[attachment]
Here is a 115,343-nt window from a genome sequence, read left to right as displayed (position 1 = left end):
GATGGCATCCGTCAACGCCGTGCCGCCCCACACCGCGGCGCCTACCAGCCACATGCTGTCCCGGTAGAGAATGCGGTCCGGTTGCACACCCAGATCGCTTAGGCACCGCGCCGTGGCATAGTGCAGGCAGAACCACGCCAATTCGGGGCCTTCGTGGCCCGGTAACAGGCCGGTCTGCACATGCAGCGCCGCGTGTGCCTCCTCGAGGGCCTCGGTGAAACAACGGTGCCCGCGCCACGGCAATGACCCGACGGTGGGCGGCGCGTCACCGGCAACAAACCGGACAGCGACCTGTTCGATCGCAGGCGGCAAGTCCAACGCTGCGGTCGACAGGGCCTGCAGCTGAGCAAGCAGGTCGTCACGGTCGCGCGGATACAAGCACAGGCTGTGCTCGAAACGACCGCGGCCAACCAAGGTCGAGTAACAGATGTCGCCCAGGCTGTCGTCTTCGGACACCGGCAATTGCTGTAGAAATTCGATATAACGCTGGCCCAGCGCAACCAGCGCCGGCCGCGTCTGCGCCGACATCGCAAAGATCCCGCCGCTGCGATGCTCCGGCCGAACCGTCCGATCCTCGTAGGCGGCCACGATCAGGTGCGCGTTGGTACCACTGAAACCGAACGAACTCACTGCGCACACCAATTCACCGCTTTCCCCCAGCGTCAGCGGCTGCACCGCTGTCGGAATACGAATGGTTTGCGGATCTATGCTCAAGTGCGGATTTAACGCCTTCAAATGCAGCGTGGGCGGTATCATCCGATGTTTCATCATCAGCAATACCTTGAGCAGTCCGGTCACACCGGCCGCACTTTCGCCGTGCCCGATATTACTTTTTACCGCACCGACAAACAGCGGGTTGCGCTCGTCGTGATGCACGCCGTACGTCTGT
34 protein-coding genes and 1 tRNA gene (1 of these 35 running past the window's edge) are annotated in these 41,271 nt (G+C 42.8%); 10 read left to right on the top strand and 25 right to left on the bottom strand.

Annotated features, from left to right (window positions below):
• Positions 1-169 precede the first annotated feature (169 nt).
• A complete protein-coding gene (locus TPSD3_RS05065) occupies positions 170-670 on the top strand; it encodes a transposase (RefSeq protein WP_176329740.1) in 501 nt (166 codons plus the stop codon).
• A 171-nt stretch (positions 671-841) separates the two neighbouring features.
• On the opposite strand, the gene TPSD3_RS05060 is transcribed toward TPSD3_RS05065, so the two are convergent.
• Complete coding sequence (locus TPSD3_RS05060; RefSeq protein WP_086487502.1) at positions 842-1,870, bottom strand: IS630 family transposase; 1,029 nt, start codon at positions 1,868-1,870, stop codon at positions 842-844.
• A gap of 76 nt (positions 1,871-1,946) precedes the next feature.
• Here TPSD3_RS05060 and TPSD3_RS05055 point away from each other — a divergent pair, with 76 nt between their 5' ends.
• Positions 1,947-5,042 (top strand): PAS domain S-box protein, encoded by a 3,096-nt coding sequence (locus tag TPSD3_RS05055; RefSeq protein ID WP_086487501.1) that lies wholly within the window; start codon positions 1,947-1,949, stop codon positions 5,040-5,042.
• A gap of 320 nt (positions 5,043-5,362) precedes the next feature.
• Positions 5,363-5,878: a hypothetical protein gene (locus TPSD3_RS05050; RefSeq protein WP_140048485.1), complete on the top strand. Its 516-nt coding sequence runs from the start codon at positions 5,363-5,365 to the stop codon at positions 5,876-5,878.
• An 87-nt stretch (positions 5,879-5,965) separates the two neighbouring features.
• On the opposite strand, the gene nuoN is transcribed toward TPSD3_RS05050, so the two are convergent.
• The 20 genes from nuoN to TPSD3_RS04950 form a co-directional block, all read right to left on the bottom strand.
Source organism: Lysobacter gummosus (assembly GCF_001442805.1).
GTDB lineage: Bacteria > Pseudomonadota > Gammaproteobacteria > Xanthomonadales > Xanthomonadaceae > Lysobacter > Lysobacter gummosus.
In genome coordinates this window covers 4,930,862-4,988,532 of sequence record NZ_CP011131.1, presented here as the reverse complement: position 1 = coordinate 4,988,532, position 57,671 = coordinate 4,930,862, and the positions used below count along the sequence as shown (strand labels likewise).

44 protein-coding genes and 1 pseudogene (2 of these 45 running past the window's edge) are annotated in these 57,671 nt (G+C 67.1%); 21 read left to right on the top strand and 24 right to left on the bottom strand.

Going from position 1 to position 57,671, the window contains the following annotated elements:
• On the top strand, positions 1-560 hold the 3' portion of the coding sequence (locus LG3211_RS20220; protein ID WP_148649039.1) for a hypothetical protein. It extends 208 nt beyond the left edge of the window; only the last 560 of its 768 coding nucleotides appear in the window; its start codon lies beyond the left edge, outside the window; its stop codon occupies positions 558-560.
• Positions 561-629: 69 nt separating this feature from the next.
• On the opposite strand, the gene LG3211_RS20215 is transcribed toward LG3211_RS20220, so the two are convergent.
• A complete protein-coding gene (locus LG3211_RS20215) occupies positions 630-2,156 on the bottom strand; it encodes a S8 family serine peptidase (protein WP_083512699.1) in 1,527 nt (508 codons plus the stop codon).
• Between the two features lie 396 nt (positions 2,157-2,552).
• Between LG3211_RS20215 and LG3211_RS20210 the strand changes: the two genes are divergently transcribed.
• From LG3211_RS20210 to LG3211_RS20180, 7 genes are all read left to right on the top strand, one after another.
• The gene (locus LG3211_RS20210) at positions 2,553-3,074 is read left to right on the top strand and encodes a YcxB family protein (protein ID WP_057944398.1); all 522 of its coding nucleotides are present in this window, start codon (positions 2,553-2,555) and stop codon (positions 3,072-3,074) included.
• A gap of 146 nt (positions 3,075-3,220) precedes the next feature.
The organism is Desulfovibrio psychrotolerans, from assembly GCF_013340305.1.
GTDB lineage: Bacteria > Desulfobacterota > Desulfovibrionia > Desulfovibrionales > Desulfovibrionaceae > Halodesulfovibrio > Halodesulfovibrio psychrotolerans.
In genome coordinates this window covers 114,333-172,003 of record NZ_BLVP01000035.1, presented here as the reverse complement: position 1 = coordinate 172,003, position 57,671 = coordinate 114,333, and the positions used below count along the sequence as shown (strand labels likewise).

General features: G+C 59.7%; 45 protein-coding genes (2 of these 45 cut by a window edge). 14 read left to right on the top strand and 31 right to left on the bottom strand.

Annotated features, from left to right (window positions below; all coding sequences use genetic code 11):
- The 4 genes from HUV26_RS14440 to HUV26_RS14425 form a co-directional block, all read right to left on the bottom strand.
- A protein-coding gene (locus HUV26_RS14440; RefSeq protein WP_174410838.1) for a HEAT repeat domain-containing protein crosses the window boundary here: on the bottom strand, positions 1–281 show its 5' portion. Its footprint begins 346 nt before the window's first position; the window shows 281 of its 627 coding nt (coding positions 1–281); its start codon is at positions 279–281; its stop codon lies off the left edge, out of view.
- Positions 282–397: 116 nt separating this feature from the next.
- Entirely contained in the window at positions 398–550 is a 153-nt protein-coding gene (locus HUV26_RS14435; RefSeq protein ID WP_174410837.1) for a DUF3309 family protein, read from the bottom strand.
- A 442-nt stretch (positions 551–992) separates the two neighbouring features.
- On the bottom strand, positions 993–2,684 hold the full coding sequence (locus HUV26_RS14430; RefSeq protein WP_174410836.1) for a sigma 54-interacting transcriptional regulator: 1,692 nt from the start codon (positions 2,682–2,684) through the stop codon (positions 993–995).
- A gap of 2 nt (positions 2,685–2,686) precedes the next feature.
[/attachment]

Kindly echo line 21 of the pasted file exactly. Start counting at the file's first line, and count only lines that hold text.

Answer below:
44 protein-coding genes and 1 pseudogene (2 of these 45 running past the window's edge) are annotated in these 57,671 nt (G+C 67.1%); 21 read left to right on the top strand and 24 right to left on the bottom strand.